Liked by 1 person

  2. Condolences on your loss. We are at the age where we are no longer losing our friends’ parents but our friends themselves. Last month we had a talley of four close friends in eight days. Needless to say, it was hard going.

    Liked by 1 person

  3. A moving post Colin, especially the ending and your cell phone dialogue. So wonderful that you and her could share a special bond through the years! “You make me laugh..” You do have a special gift in that ability! 🙂

    Warm hugs to you and Melanie, for the death of a dear one does leave a hole in our hearts. So glad that you both have many sweet memories that can be replayed over and over again. Ones that can bring a smile to the heart, even if the eyes do glisten with tears.

    Liked by 2 people

        • Yes indeed. Her and Benny were a very “closed” relationship, in that their life was each other. When Benny passed away, I can only guess that Helen saw no reason to live. She had apparently lost a lot of weight and was having grief counselling, but clearly that had no affect. It is a bit of a mystery because she had a job that she enjoyed. She had children and grand-children, and she had three sisters one of which (my “ex”) lived close by. I don’t suppose that we will ever know what caused her to “give up”. Poor Helen. R.I.P. my friend.

          Liked by 1 person

    • Thank you TG. It is the speed isn’t it. A long drawn out terminal illness does give us time to accept the inevitable conclusion, on top of which the end may well be a relief that the person is no longer suffering. I have often wondered how people cope with the loss of a close friend/family member as a result of an unexpected incident such as a traffic accident. Thanks again.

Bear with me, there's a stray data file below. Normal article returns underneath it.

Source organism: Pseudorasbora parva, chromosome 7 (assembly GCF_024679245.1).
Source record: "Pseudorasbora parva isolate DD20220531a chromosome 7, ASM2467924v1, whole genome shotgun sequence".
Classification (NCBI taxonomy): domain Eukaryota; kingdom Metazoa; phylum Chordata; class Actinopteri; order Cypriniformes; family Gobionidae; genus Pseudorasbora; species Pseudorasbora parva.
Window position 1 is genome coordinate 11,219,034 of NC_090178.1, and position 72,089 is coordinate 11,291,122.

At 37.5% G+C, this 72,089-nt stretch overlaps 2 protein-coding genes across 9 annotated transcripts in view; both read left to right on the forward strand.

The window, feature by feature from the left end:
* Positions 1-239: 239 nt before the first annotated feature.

Liked by 2 people

      • When the death is unexpected I agree that it can make it harder in dealing with the grief. I know from my experience with losing my brother, it made all of us in the family worry more. If my Dad was late coming home from work, I saw my Mom freeze up as she looked at the clock. She was certain that he had been in a car accident. You watch your loved one walk out the door and you worry that you might not see them again.
        We all had to learn to not let the fear of suddenly losing another family member paralyze us and keep us from enjoying the moments.
        Every parent has some fears when their children start driving, but it was extra hard on my parents when I did. That fear of losing another child was still so strong.
        Didn’t mean to make this long, but your comment just brought back those memories.

        Liked by 1 person

  4. I am sorry for your and Melanie’s loss Colin. Losing a dear friend of so many years is like losing a member of family. The strangest or hardest part is passing places you used to meet up, and our neighbour is finding this when meeting their friends in little cafes locally.

    Liked by 2 people